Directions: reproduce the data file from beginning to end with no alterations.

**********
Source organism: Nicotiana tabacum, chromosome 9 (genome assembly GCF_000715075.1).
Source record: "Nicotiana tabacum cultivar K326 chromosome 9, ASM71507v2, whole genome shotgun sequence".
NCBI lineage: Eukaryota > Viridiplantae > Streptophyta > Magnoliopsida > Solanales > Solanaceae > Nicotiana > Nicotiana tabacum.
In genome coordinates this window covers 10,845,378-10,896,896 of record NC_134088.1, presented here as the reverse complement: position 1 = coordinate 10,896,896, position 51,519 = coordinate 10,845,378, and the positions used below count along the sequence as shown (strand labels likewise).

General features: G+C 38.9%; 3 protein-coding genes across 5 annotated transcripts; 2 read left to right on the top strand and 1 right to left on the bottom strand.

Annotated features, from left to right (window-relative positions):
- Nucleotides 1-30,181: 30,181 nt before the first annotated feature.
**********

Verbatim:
Source organism: Nicotiana tabacum, chromosome 9 (genome assembly GCF_000715075.1).
Source record: "Nicotiana tabacum cultivar K326 chromosome 9, ASM71507v2, whole genome shotgun sequence".
NCBI lineage: Eukaryota > Viridiplantae > Streptophyta > Magnoliopsida > Solanales > Solanaceae > Nicotiana > Nicotiana tabacum.
In genome coordinates this window covers 10,845,378-10,896,896 of record NC_134088.1, presented here as the reverse complement: position 1 = coordinate 10,896,896, position 51,519 = coordinate 10,845,378, and the positions used below count along the sequence as shown (strand labels likewise).

General features: G+C 38.9%; 3 protein-coding genes across 5 annotated transcripts; 2 read left to right on the top strand and 1 right to left on the bottom strand.

Annotated features, from left to right (window-relative positions):
- Nucleotides 1-30,181: 30,181 nt before the first annotated feature.